Deutsche Welle quoted Germany’s special coordinator for Russia policy, MP Gernot Erler, as saying that the proposed additional sanctions against Russia won’t help resolve the Syrian issue.
The statement came after the German newspaper Sueddeutsche Zeitung reported on Friday that Norbert Roettgen, a member of Chancellor Angela Merkel’s Christian Democratic Union (CDU) and chair of the Foreign Affairs Committee in the Bundestag, called for new sanctions against Russia over its alleged role in the Syrian crisis.
“These sanctions will not bring us even a step closer to solving the Syrian issue,” according to Erler.
He said that Roettgen himself admitted that if adopted, the sanctions would fail to affect the Kremlin’s policy in the immediate future.
Erler called for more effort to be made so as to enhance a full-fledged dialogue with Moscow.
“The only solution is to follow the lead of the German Foreign Minister, who is now again trying to engage Russia in a direct dialogue,” Erler said, adding that Washington should also restore its dialogue with Moscow.
Meanwhile, the Russian online newspaper Vzglyad called the rumors about new anti-Russian sanctions strange, given that on Wednesday German Foreign Ministry Spokesman Martin Schaefer told reporters shortly before Western officials met in Berlin to discuss the Syrian conflict, that there were no international proposals to impose sanctions on Russia over its role in Syria.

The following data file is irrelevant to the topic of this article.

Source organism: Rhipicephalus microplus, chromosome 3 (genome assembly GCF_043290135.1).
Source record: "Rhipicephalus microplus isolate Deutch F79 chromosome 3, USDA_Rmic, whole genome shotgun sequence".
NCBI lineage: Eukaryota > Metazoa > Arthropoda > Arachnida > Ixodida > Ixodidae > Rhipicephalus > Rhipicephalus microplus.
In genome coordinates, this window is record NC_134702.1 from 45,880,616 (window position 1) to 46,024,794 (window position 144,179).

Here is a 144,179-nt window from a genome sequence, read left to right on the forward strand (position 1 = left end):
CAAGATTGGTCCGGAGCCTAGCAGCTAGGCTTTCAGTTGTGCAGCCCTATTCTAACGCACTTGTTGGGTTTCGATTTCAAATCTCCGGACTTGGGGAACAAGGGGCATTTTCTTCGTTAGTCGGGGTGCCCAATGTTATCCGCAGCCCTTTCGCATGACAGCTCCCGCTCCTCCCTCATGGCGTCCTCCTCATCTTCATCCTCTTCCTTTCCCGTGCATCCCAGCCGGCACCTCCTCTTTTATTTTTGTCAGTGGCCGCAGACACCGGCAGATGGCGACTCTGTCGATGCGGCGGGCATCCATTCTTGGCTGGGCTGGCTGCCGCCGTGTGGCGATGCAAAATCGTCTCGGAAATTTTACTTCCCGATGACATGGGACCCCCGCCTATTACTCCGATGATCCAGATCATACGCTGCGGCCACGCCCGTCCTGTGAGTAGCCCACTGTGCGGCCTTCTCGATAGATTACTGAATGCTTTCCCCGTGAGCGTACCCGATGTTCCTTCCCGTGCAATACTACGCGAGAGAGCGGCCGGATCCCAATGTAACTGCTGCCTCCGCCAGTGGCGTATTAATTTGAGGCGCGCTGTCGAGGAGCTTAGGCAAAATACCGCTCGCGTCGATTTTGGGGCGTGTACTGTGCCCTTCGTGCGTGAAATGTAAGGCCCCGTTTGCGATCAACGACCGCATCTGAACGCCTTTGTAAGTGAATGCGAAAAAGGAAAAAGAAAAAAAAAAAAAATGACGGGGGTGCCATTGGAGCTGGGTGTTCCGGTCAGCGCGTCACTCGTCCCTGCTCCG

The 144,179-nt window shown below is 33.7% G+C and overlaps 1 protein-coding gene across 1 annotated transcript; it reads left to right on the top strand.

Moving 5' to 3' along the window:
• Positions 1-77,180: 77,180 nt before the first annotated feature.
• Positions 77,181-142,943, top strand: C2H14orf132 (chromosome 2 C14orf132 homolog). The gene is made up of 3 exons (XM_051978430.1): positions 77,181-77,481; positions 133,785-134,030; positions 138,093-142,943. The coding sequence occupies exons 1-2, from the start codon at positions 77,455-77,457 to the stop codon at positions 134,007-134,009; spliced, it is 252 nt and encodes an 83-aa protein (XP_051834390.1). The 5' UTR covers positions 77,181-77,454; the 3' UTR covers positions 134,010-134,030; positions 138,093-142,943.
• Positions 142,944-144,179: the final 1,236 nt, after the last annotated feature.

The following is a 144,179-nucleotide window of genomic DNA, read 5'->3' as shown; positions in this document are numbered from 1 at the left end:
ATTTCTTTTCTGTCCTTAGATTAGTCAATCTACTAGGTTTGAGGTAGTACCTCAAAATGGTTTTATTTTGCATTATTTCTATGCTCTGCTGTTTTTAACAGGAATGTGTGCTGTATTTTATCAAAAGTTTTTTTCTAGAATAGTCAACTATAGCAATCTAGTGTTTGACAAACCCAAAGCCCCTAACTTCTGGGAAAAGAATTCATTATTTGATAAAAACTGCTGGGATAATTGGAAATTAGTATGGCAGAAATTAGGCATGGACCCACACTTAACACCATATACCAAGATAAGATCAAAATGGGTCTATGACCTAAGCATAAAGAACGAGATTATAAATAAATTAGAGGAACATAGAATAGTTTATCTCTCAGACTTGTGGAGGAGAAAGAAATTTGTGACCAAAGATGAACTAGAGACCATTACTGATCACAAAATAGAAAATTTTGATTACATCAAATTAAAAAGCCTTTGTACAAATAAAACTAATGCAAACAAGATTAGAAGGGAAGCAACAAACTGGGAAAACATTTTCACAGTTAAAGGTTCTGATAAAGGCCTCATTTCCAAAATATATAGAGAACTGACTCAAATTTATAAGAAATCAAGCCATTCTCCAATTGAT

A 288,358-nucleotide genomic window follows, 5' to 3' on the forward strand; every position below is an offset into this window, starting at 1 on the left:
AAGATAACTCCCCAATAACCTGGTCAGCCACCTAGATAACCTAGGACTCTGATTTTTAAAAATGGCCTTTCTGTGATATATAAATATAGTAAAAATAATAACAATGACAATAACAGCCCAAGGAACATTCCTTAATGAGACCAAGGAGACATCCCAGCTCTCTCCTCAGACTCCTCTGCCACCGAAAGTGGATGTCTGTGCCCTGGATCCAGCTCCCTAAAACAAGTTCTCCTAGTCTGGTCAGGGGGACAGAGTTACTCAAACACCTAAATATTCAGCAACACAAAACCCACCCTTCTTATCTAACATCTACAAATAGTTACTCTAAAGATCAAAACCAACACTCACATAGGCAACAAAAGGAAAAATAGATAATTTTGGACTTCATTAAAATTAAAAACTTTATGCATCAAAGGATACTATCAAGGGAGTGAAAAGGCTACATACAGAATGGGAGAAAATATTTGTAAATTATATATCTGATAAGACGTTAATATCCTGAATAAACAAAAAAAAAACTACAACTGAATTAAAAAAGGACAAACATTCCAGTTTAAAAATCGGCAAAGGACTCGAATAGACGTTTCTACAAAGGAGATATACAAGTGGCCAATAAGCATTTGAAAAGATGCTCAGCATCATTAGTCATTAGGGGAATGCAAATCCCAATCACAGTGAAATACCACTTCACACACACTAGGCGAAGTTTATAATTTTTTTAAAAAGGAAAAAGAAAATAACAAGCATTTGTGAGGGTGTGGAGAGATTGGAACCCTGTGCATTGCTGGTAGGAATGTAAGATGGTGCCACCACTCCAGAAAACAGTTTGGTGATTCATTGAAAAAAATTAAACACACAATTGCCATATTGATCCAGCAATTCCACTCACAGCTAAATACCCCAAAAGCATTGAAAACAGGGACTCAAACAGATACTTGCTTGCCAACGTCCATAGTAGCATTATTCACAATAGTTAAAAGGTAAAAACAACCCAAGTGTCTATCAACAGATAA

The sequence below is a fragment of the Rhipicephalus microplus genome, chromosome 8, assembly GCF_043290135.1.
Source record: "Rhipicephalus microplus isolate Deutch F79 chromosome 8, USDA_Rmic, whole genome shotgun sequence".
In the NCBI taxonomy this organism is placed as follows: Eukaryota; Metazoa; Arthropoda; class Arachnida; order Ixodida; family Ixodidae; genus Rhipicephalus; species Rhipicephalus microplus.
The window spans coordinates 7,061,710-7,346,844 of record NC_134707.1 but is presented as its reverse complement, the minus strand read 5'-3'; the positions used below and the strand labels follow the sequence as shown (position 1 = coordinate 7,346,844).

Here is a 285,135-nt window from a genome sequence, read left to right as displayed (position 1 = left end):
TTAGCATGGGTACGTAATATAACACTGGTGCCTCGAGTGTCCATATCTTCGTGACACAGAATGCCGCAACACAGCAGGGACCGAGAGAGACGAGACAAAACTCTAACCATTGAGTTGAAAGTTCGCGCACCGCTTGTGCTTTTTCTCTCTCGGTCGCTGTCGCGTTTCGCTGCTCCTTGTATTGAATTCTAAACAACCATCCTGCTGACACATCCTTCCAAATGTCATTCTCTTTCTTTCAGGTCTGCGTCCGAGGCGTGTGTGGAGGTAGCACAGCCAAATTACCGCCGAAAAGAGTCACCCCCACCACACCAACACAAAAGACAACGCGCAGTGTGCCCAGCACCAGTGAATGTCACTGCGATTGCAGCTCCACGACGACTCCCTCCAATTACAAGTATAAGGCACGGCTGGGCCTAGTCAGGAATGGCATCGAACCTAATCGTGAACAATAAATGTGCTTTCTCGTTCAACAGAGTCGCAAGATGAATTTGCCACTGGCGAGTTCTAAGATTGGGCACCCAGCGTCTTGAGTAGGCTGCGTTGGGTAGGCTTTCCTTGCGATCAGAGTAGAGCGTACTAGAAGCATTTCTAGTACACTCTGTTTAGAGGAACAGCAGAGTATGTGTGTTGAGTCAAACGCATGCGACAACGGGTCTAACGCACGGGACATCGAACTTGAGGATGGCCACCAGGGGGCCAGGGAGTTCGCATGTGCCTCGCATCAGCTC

Previously German Foreign Minister Frank-Walter Steinmeier had also reiterated that he did not support the idea of introducing new sanctions against Russia. In his opinion, these measures would not change Russian policy towards Syria.
White House spokesman Josh Earnest, for his part, told reporters on Thursday that the United States does not rule out imposing sanctions on Russia over the current situation in Syria outside the auspices of the United Nations.
The United States, the European Union and some of their allies have imposed several rounds of restrictive anti-Moscow sanctions, targeting key sectors of the Russian economy, as well as a number of individuals and entities.
The sanctions were slapped on the country following Crimea’s reunification with Russia and Moscow’s alleged involvement in the conflict in Ukraine, which started as Kiev launched a military operation in the country’s eastern regions in April 2014.
Russia has repeatedly refuted the allegations, warning that the Western sanctions are counterproductive and undermine global stability. In response to the restrictive measures, Russia has imposed a food embargo on some products originating in countries that have targeted it.
In July 2016, the EU Council prolonged the anti-Russian sanctions until January 31, 2017, and Russia responded by extending its counter-sanctions until December 31, 2017.